The Uniform Domestic Straight Bill of Lading adopted by Carriers in Official, Southern, Western and Illinois Classification territories contains the special provision ("Section 2(b)"):
Sec. 2(b) As a condition precedent to recovery, claims must be filed in writing with the receiving or delivering carrier, or carrier issuing this bill of lading, or carrier on whose line the loss, damage, injury or delay occurred, within nine months after delivery of the property (or, in case of export traffic, within nine months after delivery at port of export) or, in case of failure to make delivery, then within nine months after a reasonable time for delivery has elapsed; and suits shall be instituted against any carrier only within two years and one day from the day when notice in writing is given by the carrier to the claimant that the carrier has disallowed the claim or any part or parts thereof specified in the notice. Where claims are not filed or suits are not instituted thereon in accordance with the foregoing provisions, no carrier hereunder shall be liable and such claims will not be paid. Henson and Davenport, Uniform Laws Annotated, Uniform Commercial Code Forms and Materials, § 7-301, Form 1, Uniform Straight Bill of Lading, p. 553.
Section 2(b) bars plaintiff's lawsuit against Norfolk, which lawsuit is founded on the common law liability of a connecting carrier for loss occurring on its own line.
Bowman filed its claim against Norfolk on February 24, 1972 for $ 13,154.00 for loss of the lehr belt. Dicks' Deposition Exhibit 8. By letter of August 10, 1972, Norfolk denied Bowman's claim stating
"Since our records show a clear delivery of the trailer on the original move from Rook, Pa. to Chicago, Ill. and no record of the trailer receiving any rough or unusual handling in movement over our rails, we must advise your claim for shortage is declined." (emphasis added) Answer of Defendant Norfolk, Exhibit B.
Bowman, through its General Sales Manager Charles E. Dicks, again wrote Norfolk on May 25, 1973 arguing that "no claim of rough or unusual handling has been made. The question is not that damage occurred during shipment but that material is totally and completely missing." Dicks' Deposition Exhibit 10.
On May 17, 1973, H. E. Griffin, a claim freight agent for Norfolk, wrote Bowman and clearly stated:
"due to the fact we hold no record of this trailer receiving any rough or unusual handling in movement over our rails, we must reiterate our decision as outlined in our letter of August 10, 1972 and consider this claim properly declined as filed." Dicks' Deposition Exhibit 9.
Bowman persisted, writing Norfolk once again on August 29, 1973
"I trust you will review this claim again. . . ." Dicks' Deposition Exhibit 13.
Bowman's argument is that the 2 year and 1 day period did not begin running on August 10, 1972. Bowman contends that Norfolk's letter of August 10, 1972 rejecting Bowman's claim lacked "clear finality" and that Bowman was only put on notice of Norfolk's rejection of its claim through subsequent correspondence, in particular, Norfolk's letter of May 17, 1973. We are not persuaded by this argument. Although both parties cite cases in support of their respective arguments, we believe the various documents referred to above require a finding that Norfolk gave Bowman clear notice in its August 10, 1972 letter that it had rejected Bowman's claim for loss of the lehr belt.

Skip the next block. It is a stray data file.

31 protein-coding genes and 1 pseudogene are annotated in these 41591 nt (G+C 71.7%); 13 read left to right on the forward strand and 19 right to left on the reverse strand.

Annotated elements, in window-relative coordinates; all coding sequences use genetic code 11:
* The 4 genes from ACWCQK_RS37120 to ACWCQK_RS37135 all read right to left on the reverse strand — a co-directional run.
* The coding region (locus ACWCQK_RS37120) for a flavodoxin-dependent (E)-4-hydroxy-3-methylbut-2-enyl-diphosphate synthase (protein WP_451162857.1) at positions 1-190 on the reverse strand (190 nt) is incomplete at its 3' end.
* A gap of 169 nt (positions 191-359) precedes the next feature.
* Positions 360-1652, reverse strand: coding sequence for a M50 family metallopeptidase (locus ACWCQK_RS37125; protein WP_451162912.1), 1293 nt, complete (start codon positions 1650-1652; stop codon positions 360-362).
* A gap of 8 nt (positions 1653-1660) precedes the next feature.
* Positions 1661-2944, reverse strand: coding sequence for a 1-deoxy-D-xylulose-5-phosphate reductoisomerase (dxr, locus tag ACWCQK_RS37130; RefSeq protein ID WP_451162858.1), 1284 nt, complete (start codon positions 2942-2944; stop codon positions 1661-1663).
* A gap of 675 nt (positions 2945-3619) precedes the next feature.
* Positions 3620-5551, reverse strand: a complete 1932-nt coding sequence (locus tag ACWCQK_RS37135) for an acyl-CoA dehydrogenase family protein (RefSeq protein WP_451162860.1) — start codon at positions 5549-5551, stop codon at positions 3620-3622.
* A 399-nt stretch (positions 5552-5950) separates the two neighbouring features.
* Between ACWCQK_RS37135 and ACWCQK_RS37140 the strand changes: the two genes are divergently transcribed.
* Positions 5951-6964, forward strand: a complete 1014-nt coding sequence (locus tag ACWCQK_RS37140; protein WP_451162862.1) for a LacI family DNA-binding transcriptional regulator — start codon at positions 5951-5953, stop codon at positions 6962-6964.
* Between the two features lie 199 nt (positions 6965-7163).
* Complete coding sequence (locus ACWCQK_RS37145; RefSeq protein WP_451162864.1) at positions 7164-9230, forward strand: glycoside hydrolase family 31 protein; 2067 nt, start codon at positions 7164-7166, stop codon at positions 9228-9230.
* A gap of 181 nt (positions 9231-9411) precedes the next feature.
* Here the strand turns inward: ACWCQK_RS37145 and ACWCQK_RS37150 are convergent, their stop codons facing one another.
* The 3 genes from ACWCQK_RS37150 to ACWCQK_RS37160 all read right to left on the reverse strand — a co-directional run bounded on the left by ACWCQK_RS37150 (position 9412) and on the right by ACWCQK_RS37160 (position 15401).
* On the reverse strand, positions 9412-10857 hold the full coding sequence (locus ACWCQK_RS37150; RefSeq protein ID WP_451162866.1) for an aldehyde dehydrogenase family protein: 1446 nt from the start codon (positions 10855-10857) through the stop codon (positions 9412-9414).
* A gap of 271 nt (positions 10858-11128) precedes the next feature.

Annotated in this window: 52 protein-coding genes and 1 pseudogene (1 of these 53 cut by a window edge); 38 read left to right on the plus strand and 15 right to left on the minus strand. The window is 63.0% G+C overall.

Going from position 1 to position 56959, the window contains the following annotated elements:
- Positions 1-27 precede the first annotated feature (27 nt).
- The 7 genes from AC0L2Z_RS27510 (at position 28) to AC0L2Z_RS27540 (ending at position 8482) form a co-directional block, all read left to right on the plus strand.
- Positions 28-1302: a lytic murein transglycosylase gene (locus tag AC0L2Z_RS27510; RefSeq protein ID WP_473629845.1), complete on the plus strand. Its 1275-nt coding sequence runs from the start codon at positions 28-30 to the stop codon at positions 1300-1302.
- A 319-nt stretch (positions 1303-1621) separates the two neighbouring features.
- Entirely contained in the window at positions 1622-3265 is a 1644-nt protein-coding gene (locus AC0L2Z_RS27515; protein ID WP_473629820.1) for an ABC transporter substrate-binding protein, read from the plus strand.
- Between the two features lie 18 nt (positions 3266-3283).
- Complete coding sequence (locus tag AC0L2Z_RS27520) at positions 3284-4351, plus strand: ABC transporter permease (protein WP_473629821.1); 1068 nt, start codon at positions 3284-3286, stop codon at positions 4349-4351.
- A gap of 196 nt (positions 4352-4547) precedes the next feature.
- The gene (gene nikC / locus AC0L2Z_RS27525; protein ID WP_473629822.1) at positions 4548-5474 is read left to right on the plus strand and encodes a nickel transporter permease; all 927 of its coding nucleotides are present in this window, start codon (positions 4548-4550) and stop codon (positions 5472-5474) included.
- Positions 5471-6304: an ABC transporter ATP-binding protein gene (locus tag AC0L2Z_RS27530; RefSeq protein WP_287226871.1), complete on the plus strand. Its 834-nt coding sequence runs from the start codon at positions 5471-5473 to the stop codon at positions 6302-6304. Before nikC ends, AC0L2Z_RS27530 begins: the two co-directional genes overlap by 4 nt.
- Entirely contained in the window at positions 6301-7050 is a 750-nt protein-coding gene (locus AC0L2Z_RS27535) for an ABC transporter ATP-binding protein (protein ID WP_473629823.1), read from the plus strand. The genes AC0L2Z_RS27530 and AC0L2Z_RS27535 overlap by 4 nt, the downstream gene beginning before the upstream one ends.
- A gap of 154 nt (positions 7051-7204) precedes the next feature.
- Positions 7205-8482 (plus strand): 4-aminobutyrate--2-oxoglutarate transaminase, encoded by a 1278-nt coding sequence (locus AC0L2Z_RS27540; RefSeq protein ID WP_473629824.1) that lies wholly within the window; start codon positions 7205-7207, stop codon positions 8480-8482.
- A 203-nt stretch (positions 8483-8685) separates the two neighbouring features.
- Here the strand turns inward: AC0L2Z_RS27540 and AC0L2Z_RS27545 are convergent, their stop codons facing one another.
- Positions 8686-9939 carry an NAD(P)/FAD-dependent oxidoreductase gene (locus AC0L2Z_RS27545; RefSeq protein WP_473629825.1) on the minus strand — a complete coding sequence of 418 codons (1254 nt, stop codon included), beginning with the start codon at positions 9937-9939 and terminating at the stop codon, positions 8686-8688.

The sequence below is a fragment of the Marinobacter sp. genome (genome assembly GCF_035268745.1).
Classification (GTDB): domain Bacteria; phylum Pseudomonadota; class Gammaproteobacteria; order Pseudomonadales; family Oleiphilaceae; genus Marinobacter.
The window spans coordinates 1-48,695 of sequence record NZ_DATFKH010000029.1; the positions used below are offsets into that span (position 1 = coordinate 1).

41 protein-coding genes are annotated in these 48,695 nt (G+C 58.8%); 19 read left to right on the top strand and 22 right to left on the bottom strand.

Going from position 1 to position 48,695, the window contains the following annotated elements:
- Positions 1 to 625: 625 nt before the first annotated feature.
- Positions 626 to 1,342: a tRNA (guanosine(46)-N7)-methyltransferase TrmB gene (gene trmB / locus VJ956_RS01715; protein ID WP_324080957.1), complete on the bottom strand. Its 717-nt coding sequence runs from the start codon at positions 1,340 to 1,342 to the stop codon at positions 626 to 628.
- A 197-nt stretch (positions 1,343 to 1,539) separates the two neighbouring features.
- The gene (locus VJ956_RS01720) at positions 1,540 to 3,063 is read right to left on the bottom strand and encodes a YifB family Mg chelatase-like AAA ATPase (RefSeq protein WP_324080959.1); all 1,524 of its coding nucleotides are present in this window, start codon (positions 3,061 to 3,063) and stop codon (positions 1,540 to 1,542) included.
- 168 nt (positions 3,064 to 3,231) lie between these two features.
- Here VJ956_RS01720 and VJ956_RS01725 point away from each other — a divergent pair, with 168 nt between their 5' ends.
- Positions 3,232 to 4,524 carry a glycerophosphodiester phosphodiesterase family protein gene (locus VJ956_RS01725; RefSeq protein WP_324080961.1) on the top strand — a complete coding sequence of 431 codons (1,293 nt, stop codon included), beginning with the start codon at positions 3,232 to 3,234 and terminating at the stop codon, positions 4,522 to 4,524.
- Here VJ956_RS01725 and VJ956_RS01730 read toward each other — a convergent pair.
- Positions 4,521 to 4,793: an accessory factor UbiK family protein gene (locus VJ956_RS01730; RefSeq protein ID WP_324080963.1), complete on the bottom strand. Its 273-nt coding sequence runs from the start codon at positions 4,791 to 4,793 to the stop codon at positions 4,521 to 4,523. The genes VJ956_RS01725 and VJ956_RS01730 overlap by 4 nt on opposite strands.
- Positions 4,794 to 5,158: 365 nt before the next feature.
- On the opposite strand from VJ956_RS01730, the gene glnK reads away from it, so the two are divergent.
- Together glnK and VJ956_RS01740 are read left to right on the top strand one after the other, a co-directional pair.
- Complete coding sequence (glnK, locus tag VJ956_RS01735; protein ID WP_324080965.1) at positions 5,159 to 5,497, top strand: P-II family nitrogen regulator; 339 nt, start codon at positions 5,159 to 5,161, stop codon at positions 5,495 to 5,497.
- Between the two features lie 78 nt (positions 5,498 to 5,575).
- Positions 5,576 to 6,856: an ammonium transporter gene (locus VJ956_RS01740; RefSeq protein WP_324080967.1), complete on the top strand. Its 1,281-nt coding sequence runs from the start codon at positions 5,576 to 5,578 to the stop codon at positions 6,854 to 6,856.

On May 15, 1975, Bowman filed suit against Norfolk in the Court of Common Pleas of Fayette County, Pennsylvania. Bowman's suit against Norfolk was not filed timely and, therefore, will be dismissed in accordance with the time limitations contained in the bill of lading.
Bowman's suit against Kirby is founded on the Carmack Amendment. The amendment provides that the initial and delivering carriers are liable for any loss of or damage to property accepted for interstate transportation caused by them or any of the succeeding or preceding connecting carriers. 49 U.S.C. § 20(11).
The relevant portion of the Carmack Amendment states:
"That it shall be unlawful for any such receiving or delivering common carrier to provide by rule, contract, regulation or otherwise a shorter period for the filing of claims than nine months, and for the institution of suits than 2 years, such period for institution of suits to be computed from the day when notice in writing is given by the carrier to the claimant that the carrier has disallowed the claim or any part or parts thereof specified in the notice . . .." 49 U.S.C. § 20(11).
On advice from their insurance underwriters, Bowman submitted a claim to Kirby for the lost lehr belt on December 26, 1973. Bowman admits that Kirby delivered the goods, including the lehr belt, to Norfolk at its Rook Station ramp on January 7, 1972. The bill of lading provides for a 9 month period in which to file claims for loss or damage:
"claims must be filed . . . within nine months after delivery of the property . . . or in case of failure to make delivery, then within nine months after a reasonable time for delivery has elapsed. . . ."
Bowman's claim for loss was filed with Kirby 23 months after delivery or, if we assume no delivery was made by Kirby, long after 9 months had lapsed after a reasonable time for delivery. Bowman's claim against Kirby was not timely and Kirby, therefore, is not liable to Bowman for its loss.